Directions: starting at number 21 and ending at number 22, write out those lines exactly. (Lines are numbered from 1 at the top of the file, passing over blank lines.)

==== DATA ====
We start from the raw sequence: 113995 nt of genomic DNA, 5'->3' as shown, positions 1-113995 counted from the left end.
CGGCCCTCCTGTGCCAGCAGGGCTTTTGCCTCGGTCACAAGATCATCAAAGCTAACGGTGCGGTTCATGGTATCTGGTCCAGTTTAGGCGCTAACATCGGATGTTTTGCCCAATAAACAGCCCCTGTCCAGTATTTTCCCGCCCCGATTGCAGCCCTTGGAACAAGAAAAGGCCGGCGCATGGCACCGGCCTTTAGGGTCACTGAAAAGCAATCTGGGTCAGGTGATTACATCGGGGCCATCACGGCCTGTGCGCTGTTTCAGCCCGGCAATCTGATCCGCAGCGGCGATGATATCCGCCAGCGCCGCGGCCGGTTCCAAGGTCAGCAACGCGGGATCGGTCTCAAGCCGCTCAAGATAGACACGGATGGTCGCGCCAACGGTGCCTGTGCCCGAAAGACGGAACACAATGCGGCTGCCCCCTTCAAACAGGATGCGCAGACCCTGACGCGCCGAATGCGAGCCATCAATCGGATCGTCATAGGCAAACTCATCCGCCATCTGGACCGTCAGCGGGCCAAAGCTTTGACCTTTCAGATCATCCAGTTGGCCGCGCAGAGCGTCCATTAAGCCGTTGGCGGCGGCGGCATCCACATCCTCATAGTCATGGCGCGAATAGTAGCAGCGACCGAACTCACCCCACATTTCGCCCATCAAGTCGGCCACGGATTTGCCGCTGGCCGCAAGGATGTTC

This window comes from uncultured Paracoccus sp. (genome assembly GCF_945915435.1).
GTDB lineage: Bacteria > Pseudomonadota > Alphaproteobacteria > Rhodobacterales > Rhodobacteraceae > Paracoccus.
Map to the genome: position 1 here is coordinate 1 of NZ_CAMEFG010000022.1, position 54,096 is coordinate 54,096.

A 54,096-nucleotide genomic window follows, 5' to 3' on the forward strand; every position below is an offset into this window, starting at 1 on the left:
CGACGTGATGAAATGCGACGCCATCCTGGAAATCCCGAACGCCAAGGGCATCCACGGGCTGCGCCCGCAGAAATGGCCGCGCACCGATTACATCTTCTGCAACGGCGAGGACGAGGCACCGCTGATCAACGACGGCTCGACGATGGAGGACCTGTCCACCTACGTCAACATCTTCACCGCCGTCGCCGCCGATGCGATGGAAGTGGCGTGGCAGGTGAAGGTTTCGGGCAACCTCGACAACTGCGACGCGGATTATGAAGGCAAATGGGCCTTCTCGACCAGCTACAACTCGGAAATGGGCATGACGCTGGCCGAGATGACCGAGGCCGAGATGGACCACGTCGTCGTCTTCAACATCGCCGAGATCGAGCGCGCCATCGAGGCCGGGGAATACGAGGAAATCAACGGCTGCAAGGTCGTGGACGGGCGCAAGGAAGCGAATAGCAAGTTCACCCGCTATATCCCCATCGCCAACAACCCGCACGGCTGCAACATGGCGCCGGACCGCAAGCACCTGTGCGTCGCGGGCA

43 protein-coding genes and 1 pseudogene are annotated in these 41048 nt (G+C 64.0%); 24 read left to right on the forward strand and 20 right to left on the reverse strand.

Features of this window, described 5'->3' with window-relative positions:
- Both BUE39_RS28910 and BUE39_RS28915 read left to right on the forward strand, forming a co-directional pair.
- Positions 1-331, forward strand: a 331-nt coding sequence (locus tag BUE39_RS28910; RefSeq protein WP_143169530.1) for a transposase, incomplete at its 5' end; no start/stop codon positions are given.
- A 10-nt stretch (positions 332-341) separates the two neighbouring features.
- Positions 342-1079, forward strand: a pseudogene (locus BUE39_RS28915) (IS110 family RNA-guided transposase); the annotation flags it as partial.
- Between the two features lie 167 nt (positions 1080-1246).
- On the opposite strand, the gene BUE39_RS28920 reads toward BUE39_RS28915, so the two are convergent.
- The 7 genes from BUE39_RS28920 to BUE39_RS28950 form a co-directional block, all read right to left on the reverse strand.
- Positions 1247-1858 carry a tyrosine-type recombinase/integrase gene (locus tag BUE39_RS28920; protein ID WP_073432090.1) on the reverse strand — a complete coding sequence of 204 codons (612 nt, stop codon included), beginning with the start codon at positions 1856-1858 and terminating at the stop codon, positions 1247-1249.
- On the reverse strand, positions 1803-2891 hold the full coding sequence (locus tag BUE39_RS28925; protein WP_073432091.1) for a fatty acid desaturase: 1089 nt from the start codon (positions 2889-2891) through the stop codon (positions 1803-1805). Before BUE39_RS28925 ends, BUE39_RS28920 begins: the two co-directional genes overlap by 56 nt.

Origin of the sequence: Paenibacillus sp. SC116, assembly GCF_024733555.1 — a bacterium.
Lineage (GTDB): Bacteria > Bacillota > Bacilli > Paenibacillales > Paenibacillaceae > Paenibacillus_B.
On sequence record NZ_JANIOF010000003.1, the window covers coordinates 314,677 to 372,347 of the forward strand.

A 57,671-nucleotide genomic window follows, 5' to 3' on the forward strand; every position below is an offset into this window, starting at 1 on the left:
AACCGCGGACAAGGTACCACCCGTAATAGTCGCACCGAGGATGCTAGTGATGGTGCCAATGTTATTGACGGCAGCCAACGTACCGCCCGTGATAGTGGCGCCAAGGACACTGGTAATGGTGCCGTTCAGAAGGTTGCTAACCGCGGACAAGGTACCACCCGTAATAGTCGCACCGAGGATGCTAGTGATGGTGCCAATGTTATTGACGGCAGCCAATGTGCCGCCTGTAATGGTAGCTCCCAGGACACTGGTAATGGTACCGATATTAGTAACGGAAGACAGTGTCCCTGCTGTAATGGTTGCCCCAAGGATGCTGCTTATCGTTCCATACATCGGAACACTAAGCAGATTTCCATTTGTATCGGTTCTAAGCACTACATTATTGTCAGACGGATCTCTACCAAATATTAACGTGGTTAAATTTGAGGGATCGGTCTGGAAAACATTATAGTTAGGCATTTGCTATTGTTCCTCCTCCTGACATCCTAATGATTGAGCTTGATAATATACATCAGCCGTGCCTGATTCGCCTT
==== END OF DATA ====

On sequence record NZ_JANIOF010000003.1, the window covers coordinates 314,677 to 372,347 of the forward strand.

A 57,671-nucleotide genomic window follows, 5' to 3' on the forward strand; every position below is an offset into this window, starting at 1 on the left: